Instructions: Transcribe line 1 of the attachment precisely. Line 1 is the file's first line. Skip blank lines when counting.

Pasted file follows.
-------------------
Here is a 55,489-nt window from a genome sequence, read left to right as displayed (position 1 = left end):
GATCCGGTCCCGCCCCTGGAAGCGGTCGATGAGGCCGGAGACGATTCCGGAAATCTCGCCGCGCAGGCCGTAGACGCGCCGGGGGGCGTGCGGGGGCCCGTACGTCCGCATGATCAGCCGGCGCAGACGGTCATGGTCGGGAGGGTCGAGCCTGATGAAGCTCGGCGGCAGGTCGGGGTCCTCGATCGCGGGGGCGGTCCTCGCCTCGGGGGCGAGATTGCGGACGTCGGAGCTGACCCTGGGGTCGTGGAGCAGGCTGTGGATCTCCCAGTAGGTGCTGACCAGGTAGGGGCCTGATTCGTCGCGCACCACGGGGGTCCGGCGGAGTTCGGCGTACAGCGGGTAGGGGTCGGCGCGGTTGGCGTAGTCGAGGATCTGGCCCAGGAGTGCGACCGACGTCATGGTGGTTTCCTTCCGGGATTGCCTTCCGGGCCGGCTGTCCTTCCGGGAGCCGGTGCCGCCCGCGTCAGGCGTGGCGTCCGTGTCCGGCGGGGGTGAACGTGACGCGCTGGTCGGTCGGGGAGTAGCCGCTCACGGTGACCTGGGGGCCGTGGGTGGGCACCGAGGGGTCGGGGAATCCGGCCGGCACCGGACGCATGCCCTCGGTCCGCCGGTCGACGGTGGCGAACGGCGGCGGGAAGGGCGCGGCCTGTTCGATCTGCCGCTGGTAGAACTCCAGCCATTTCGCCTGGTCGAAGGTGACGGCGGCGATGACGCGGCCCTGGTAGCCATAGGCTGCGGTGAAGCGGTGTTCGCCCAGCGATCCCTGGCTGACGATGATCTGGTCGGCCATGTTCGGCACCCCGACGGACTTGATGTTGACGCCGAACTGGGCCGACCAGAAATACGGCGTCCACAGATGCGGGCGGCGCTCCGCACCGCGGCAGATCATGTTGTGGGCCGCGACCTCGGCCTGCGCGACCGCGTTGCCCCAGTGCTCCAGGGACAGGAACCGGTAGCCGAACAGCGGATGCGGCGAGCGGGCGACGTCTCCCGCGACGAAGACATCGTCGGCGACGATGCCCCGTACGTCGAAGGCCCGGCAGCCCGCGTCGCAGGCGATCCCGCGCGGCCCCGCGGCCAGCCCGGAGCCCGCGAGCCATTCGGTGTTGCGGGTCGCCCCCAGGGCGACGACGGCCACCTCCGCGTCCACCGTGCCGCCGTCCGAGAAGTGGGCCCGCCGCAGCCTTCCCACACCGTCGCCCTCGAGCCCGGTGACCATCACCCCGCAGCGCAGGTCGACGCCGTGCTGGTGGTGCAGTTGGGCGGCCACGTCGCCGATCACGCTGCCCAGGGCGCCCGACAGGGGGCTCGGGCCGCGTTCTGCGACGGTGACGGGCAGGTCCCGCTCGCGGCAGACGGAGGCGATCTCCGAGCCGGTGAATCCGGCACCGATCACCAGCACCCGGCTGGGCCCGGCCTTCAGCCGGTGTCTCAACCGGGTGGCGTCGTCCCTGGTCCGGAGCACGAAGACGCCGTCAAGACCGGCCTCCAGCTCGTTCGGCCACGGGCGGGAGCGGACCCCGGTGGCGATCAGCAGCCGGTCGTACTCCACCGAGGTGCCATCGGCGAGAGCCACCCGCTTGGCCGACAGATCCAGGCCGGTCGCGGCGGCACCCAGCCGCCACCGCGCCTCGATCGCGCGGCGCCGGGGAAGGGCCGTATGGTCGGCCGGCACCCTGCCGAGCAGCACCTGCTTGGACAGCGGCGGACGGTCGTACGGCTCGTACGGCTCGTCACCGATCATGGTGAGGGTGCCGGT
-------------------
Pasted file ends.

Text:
Here is a 55,489-nt window from a genome sequence, read left to right as displayed (position 1 = left end):